Mots clés

  • Shopping Behavior
  • Retail Promotions
  • Shopper Marketing
  • Couponing
access type Accès libre

How Sales Promotions Change Over Time

Publié en ligne: 16 Jul 2014
Pages: 53 - 57

Résumé

Abstract

In our new section, “MIR Forum”, we build a bridge between our research articles and marketing practice. Managers from successful companies discuss the relevance of the research findings and report on their own activities in specific branches of marketing.

Keywords

  • Sales Promotions
  • Retailing
  • Ferrero
  • Stop and Shop
10 Articles
access type Accès libre

Editorial

Publié en ligne: 16 Jul 2014
Pages: 7 - 7

Résumé

access type Accès libre

Do Referral Programs Increase Profits

Publié en ligne: 16 Jul 2014
Pages: 8 - 11

Résumé

Abstract

Marketers increasingly use word of mouth to promote products or acquire new customers. But is such companystimulated WOM effective? Arecustomers who are referred by other customers really worth the effort? A recent study clearly says “yes”. In a study of almost 10,000 accounts at a German bank, the referred customers turned out to be 25 % more profi table than customers acquired by other means. Over a 33-month period, they generated higher profi t margins, were more loyal and showed a higher customer lifetime value. The difference in lifetime value between referred and non-referred customers was most pronounced among younger people and among retail (as opposed to private banking) customers. The reward of € 25 per acquired customer clearly paid off. Given the average difference in customer lifetime value of € 40, this amount implied a return on investment (ROI) of roughly 60 % over a six-year period. The encouraging results of this study, however, do not imply that “viral-for-hire” works in each and every case. Referral programs would be most beneficial for products and services that customers might not appreciate immediately. Products and services that imply some kind of risk would also benefit to a more than average degree from referrals because prospects are likely to feel more confi dent when a trusted person has positive experiences. Companies should consider carefully which prospects to target with referral programs and how large a referral fee to provide.

keywords

  • Customer Referral Programs
  • Customer Acquisition
  • WOM (Word-of-Mouth)
  • Customer Management
  • Loyalty
  • Customer Value
access type Accès libre

What’s Your Experience With … ? C2C Communication Helps Sell Your Products

Publié en ligne: 16 Jul 2014
Pages: 12 - 17

Résumé

Abstract

Consumers increasingly use the internet for pre-purchase information gathering, and its online brand communities have become a valuable source of information. However, not only consumers benefit from the experience of other users; high-quality online conversation can also help companies. A study of two different online forums for high quality woodworking equipment showed that online brand communities were effective tools for influencing sales, regardless of whether these communities resided on company-owned or independently owned websites. Good consumer comments – timely, relevant and detailed postings – reduced feelings of consumer uncertainty and, in turn, influenced customer purchase behavior in a positive way. The effect of communication quality on uncertainty reduction was stronger for complex products and when the respondents were perceived to be experts. These experts not only provided more valuable information to others but benefitted, in turn, more than novice users from the information provided. It seemed that people with higher expertise asked more specific questions about products and therefore received more specific and helpful replies.Results showed that the possible adverse effect of negative postings seems to be overestimated. Positive information shared by community members had a stronger influence on purchase behavior and was more influential than negative information – at least below a certain threshold. It is therefore advisable for companies to encourage online consumer communication.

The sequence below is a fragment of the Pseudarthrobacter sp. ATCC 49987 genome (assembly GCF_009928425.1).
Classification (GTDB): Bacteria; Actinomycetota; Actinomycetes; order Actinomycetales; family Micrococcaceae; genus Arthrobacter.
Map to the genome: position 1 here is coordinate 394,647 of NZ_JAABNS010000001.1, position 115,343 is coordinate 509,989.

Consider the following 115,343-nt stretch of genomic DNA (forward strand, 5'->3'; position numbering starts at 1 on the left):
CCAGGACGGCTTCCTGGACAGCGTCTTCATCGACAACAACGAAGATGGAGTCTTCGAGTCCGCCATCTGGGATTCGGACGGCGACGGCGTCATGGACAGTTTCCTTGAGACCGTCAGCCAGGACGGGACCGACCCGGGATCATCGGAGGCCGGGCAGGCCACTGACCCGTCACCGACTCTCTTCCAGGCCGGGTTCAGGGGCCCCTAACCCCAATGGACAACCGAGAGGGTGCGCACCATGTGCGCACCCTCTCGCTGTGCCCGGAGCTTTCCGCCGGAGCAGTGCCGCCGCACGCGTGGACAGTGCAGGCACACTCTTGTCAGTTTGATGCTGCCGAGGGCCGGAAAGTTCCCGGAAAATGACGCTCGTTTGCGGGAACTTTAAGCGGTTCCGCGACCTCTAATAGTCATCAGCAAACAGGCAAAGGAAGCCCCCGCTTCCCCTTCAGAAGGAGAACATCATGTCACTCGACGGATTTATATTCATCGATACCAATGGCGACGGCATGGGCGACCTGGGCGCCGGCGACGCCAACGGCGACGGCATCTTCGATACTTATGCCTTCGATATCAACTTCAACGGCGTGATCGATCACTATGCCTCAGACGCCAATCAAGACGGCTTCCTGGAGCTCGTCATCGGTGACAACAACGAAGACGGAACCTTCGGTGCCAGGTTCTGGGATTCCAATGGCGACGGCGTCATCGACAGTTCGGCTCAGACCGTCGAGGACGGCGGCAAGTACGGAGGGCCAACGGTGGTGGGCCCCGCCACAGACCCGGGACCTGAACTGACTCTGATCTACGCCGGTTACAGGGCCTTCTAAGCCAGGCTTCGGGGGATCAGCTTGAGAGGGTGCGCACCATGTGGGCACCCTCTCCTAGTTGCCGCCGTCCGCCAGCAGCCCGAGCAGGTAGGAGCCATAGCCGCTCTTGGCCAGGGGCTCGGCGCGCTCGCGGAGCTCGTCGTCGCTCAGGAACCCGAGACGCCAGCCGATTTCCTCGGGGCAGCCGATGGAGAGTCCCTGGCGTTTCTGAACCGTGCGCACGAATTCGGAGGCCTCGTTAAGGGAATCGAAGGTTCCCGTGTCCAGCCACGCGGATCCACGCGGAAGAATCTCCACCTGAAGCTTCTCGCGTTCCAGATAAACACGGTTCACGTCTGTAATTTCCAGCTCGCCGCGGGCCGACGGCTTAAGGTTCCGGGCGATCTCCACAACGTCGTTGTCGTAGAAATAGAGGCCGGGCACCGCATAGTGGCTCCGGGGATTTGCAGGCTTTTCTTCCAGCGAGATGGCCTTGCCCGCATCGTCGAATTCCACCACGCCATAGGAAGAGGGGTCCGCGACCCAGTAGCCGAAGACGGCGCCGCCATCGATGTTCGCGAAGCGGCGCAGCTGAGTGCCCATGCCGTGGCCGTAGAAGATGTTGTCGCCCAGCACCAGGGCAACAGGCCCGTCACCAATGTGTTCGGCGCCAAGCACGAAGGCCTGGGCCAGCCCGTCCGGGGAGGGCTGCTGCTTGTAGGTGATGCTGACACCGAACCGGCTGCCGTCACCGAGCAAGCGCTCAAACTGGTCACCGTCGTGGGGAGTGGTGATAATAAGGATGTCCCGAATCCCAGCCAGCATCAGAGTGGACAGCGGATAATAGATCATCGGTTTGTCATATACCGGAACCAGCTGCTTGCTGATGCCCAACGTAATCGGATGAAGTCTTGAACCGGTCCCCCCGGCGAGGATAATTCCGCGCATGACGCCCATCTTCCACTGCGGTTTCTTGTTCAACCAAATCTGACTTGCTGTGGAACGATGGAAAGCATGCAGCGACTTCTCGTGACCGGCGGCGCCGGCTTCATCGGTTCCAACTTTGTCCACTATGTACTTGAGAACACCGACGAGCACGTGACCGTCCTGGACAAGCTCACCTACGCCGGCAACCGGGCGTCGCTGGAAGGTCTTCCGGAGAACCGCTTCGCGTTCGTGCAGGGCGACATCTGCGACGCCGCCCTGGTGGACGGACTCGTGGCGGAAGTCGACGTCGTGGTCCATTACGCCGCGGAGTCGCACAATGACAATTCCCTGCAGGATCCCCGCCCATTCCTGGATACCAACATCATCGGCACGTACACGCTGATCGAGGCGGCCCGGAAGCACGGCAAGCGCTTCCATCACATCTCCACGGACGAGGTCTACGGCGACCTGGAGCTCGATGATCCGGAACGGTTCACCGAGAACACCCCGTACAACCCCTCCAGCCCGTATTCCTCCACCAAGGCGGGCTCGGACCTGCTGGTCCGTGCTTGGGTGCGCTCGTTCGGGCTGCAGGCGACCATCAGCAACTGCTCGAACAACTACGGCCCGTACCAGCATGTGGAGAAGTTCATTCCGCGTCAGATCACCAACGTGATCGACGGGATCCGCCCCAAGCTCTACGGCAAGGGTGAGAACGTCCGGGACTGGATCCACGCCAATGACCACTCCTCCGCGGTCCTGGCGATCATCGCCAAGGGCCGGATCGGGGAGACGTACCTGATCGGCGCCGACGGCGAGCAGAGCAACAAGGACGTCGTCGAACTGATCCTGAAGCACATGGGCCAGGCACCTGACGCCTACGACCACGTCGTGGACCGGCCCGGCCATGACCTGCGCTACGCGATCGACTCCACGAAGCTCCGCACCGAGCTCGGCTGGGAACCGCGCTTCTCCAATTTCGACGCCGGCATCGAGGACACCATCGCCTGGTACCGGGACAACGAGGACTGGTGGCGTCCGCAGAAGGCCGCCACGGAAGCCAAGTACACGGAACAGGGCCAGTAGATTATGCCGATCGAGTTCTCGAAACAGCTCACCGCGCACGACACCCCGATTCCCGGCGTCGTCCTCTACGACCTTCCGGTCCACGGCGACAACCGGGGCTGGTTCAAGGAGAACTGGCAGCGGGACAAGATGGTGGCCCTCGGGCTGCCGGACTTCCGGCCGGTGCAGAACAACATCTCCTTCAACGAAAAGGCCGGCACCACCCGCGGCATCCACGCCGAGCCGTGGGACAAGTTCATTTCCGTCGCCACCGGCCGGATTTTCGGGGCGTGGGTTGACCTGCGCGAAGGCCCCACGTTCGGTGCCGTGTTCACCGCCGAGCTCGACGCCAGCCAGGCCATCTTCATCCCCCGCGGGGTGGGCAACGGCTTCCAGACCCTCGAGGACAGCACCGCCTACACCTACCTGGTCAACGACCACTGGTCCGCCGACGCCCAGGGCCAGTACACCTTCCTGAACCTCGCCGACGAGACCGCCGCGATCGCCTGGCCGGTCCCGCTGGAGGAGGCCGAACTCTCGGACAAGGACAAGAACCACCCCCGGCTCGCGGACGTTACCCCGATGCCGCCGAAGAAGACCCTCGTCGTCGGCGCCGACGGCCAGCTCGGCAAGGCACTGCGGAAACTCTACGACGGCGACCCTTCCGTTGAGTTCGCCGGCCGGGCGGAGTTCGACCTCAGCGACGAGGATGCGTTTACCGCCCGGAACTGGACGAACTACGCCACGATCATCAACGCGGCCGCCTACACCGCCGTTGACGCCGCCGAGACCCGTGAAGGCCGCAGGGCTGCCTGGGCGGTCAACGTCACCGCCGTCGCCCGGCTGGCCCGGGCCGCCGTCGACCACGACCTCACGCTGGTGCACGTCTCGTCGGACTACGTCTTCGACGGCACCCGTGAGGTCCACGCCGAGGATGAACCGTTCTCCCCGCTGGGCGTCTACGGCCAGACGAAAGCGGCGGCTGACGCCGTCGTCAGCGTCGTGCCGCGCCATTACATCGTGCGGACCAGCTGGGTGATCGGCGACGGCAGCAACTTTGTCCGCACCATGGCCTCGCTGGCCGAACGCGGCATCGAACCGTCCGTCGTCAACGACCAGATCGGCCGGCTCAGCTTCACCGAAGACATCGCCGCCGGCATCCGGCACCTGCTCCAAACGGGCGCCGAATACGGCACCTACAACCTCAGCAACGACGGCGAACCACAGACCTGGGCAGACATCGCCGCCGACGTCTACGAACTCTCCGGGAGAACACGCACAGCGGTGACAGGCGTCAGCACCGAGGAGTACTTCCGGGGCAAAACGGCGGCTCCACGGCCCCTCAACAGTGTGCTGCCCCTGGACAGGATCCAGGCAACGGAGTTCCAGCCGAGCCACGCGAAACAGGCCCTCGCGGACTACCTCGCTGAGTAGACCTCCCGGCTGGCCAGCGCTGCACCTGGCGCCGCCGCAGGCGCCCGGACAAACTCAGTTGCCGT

keywords

  • C2C (Customer-to-Customer) Communication
  • Online Brand Communities
  • WOM (Word-of-Mouth)
  • Social Media
access type Accès libre

Emotion and Virality: What Makes Online Content Go Viral?

Publié en ligne: 16 Jul 2014
Pages: 18 - 23

Résumé

Abstract

"Companies are relying more and more on online communication to reach consumers. While some viral campaigns are tremendously successful, others remain far below expectations. But why are certain pieces of online content more viral than others? An analysis conducted on the New York Times’ most-emailed list, along with further experimental evidence, showed that positive content is more viral than negative content. However, the relationship between emotion and social transmission is more complex than valence alone. Virality is driven, in part, by activation and arousal. Content that evokes either high-arousal positive emotions (awe) or negative emotions (anger or anxiety) tends to be more viral. Content that evokes low arousal or deactivating emotions (e.g., sadness) tends to be less viral. These results were also true when examining how surprising, interesting, or practically useful content is (all of which are positively linked to virality), as well as external drivers of attention (e.g., how prominently content is featured). Taking the effect of emotions into account helps to design effective viral marketing campaigns. "